Egypt on Saturday announced the unearthing of a cache of ancient coffins at a major necropolis near Cairo, the second such find in the same area in 2020.
Tourism and Antiquities Minister Khaled al-Anani said Egyptian archaeologists had found more than 100 sealed, intact human coffins and 40 funerary masks and statues in three shafts at the Saqqara necropolis near the famed pyramid of King Djoser.
The coffins have been closed for more than 2,500 years.
In October, Egypt announced the discovery of 59 well-preserved and colourfully decorated ancient coffins in the same area.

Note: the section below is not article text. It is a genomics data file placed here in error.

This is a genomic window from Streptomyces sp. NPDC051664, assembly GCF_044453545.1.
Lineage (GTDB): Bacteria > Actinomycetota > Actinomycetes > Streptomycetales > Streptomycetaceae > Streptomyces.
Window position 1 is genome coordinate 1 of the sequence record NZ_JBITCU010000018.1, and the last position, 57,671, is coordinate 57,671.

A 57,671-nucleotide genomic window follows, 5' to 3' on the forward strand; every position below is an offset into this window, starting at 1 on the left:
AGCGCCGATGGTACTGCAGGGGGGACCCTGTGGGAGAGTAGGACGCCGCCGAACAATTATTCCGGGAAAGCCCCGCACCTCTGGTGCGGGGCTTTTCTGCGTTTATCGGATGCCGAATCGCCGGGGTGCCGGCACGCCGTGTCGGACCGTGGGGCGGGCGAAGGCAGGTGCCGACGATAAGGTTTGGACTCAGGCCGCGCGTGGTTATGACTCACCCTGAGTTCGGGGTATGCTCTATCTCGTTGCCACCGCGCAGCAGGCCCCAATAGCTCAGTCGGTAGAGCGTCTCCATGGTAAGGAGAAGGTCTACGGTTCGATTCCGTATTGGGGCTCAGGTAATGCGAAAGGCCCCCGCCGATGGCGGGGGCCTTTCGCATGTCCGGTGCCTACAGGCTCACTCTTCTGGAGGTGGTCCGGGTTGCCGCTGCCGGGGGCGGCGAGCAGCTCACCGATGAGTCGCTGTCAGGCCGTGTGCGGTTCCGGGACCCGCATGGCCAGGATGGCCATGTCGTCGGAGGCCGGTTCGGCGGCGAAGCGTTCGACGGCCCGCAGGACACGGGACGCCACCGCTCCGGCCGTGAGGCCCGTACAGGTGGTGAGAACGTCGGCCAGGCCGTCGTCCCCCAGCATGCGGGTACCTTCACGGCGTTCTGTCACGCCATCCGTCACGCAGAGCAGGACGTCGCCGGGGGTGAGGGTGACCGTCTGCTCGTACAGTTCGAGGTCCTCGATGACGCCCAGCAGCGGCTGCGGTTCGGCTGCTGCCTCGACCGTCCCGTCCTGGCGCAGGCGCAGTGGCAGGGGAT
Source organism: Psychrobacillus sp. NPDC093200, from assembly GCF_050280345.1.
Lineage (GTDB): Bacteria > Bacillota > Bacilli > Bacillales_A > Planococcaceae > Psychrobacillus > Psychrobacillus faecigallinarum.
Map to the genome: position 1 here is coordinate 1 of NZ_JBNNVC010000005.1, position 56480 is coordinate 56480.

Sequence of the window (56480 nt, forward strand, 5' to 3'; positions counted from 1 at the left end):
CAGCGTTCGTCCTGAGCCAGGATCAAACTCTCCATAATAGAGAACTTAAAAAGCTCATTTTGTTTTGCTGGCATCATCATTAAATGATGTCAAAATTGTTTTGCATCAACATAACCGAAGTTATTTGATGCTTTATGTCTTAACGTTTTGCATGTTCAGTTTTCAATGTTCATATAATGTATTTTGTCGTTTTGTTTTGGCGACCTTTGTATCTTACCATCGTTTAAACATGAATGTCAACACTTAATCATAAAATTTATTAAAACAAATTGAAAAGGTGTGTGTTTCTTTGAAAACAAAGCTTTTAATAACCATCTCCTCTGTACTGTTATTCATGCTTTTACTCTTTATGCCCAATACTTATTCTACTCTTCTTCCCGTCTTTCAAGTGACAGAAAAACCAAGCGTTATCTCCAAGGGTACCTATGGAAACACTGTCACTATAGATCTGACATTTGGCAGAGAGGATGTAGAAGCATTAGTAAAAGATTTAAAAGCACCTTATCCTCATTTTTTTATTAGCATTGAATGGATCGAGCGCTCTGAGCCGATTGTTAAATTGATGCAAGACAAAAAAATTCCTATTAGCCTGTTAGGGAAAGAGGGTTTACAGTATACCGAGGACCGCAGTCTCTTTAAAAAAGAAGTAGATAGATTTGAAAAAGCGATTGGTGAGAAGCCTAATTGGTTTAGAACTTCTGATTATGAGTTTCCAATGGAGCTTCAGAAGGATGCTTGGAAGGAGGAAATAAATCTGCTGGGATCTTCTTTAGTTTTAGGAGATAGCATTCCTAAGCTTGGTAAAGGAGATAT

“Saqqara has shown only one per cent of what it has,” al-Anani said at a televised press conference at the site on Saturday.
“If we continue our excavations, various human and animal tombs are expected to be found in it. It’s a very rich area,” he added.
The artifacts announced Saturday date back to ancient Egypt’s Late Period and the Ptolemaic era, the official said.
The collection will be put on show at Egypt’s three main museums, including the Grand Egyptian Museum being built next to the Giza pyramids, according to al-Anani.
Egypt has in recent years announced a string of archaeological discoveries in several parts of the nation in an attempt to revive its battered tourism industry, which is a main source of national income.
Tourism has been hard hit since the 2011 uprising against long-time dictator Hosny Mubarak and the outbreak of the coronavirus pandemic.